In-System Wet Weather Storage - An Innovative Solution to Unnecessary Expansion
- P.S. Arora PE, James Wilder PE, William Willard - City of Denton
- Brandt Miller PE, Chamindra Dassanayake PhD, PE, Curt Courter PE - Hazen and Sawyer
Like most municipal wastewater collection systems in the U.S., the City of Denton experiences large increases in flow during and immediately following large wet weather events due to infiltration and inflow. The peak flow rates for these large rain events can reach 4-6 times the average daily flow depending on the size of the rain event and the antecedent moisture conditions. This presentation will focus on how the first in-system wet weather storage facility in North Texas will manage peak flows while saving costs in collection system capacity enhancements and/or treatment plant capacity. In addition, some of the potential benefits to a collection system sized for normal flows, rather than extreme peaks, such as reduction is odor and solids deposition.
Denton’s primary trunk interceptors were built between the 1960’s and 1980’s and were not designed to handle these infrequent, large peak flows. As a result, Denton has been in the process of upgrading the size of its trunk interceptor system since the early 2000s.
The City utilizes a dynamic hydraulic computer model to simulate the impact of large rain events on the flow rates within the collection system for both present and future conditions. The primary design storm is a 5 year, 24 hour storm conforming to a SCS Type II storm. From the results of the design storm on the model, the City has developed a series of capacity enhancement projects which should serve the capacity requirements of the collection system out to 2033. Enhancement projects considered including increasing collection system capacity with larger pipelines, building peak flow storage at the Pecan Creek Water Reclamation Facility (PCWRP), expanding PCWRP and in-system peak flow storage.
In-system storage facilities were repeatedly explored during the development of the capacity enhancement program to detain or dampen the peak wet weather flows and reduce or eliminate the need for expensive downstream interceptor improvements that would otherwise be required to convey the peak flow to the treatment facility. This alternative also reduced the need for additional storage or diversion facilities at the treatment facility itself which was an important consideration for the City of Denton due to the limiting peak flow capacity of the PCWRP. However, the primary disadvantage was the potential for public opposition with siting the storage facilities close to existing residential and commercial properties.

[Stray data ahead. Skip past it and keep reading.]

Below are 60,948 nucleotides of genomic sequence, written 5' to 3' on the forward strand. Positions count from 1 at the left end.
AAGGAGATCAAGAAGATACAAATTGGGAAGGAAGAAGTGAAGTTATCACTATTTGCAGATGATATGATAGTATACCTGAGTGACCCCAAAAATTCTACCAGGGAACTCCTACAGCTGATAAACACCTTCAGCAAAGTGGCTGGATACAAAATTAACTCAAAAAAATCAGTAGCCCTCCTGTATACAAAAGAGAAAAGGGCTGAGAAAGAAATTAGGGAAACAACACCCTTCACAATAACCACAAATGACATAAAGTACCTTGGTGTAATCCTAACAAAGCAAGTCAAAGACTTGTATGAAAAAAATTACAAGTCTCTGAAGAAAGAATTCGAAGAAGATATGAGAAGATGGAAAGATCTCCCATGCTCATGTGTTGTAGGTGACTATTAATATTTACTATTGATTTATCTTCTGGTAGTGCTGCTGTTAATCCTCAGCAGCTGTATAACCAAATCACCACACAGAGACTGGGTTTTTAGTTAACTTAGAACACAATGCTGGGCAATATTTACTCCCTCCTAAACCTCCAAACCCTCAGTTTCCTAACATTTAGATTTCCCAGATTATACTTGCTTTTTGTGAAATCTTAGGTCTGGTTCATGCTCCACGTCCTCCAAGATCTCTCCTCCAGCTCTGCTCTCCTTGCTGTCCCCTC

One location emerged, however, that was sufficiently remote from existing residential and commercial neighbors and was also a poor location for future development. This site, hereafter referred to as the Hickory Creek Detention Facility (HCDF), is located in Denton’s southernmost collection system basin, the Hickory Creek Basin. The HCDF is screened by heavy woods from the nearest neighborhood and is located between a railroad and the Hickory Creek rendering it impractical to develop in the future.
The Decision for Denton:
After evaluating many alternatives throughout the collection system the HCDF became a critical piece of the collection system master plan and should save the City approximately 9 million dollars. Without it, the City would have to convey the peak flow 9 miles to the South Peak Flow Basin, which is an open air detention pond located on the site of the Pecan Creek WRP. Conveying the peak flow would require upsizing over 4 miles of interceptor and 2 miles of force main, upgrading the existing Hickory Creek Lift Station from an 11 million gallon per day (mgd) to a 36 mgd, and expanding the South Peak Flow Basin by 6 million gallons. Additionally, a lot of new easement located in developable land would need to be obtained which would escalate the cost. Finally, building the detention facility will not only save money, it will reduce the impact on public and private land by limiting construction activity to the facility site instead of being spread over 6 plus miles through residential and commercial neighborhoods.
National Lessons Learned from Implementing In-System Storage:
Hazen and Sawyer (Hazen) is currently designing the HCDF and has provided planning, design, construction and start-up services for more than 25 similar peak flow detention facilities around the country with up to 30 million gallons storage in one tank. In addition to discussing the benefits seen from in-system storage from the utility perspective, the lessons learned from siting, design, operation, monitoring, wash down, screening, odor control and more will be presented. These will be demonstrated through case studies from major utilities around the country that have implemented in-system storage to manage wet weather peak flows for example Renewable Water Resources (ReWa), Greenville, South Carolina; City of Raleigh, Raleigh, North Carolina; Metro Nashville, Nashville, Tennessee; Philadelphia Water Department, Philadelphia, Pennsylvania; Water and Sewerage Authority, Gwinnett County, Georgia and more.
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